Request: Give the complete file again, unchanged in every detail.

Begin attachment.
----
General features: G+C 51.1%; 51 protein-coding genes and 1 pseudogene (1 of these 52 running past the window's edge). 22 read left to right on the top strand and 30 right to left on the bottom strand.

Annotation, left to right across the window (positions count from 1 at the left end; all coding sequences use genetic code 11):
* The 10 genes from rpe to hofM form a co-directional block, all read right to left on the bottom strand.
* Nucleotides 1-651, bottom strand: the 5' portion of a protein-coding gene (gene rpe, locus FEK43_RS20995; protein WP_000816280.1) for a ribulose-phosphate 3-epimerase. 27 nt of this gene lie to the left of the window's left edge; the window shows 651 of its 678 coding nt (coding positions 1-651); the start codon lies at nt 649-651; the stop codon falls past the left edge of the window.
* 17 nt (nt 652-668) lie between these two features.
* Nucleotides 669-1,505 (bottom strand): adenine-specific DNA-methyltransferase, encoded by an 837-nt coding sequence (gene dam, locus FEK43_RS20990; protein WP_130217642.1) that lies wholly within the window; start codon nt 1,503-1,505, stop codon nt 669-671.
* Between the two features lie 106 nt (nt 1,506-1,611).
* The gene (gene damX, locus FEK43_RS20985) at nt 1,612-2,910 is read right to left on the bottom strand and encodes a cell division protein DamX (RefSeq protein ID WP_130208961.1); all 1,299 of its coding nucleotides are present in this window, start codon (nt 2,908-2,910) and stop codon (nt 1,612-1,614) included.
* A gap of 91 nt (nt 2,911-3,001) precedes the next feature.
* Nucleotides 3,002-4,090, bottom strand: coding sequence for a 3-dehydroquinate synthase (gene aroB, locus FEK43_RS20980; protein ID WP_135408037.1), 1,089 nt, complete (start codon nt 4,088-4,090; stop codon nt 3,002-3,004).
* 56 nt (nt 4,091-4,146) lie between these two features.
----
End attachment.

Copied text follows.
General features: G+C 51.1%; 51 protein-coding genes and 1 pseudogene (1 of these 52 running past the window's edge). 22 read left to right on the top strand and 30 right to left on the bottom strand.

Annotation, left to right across the window (positions count from 1 at the left end; all coding sequences use genetic code 11):
* The 10 genes from rpe to hofM form a co-directional block, all read right to left on the bottom strand.
* Nucleotides 1-651, bottom strand: the 5' portion of a protein-coding gene (gene rpe, locus FEK43_RS20995; protein WP_000816280.1) for a ribulose-phosphate 3-epimerase. 27 nt of this gene lie to the left of the window's left edge; the window shows 651 of its 678 coding nt (coding positions 1-651); the start codon lies at nt 649-651; the stop codon falls past the left edge of the window.
* 17 nt (nt 652-668) lie between these two features.
* Nucleotides 669-1,505 (bottom strand): adenine-specific DNA-methyltransferase, encoded by an 837-nt coding sequence (gene dam, locus FEK43_RS20990; protein WP_130217642.1) that lies wholly within the window; start codon nt 1,503-1,505, stop codon nt 669-671.
* Between the two features lie 106 nt (nt 1,506-1,611).
* The gene (gene damX, locus FEK43_RS20985) at nt 1,612-2,910 is read right to left on the bottom strand and encodes a cell division protein DamX (RefSeq protein ID WP_130208961.1); all 1,299 of its coding nucleotides are present in this window, start codon (nt 2,908-2,910) and stop codon (nt 1,612-1,614) included.
* A gap of 91 nt (nt 2,911-3,001) precedes the next feature.
* Nucleotides 3,002-4,090, bottom strand: coding sequence for a 3-dehydroquinate synthase (gene aroB, locus FEK43_RS20980; protein ID WP_135408037.1), 1,089 nt, complete (start codon nt 4,088-4,090; stop codon nt 3,002-3,004).
* 56 nt (nt 4,091-4,146) lie between these two features.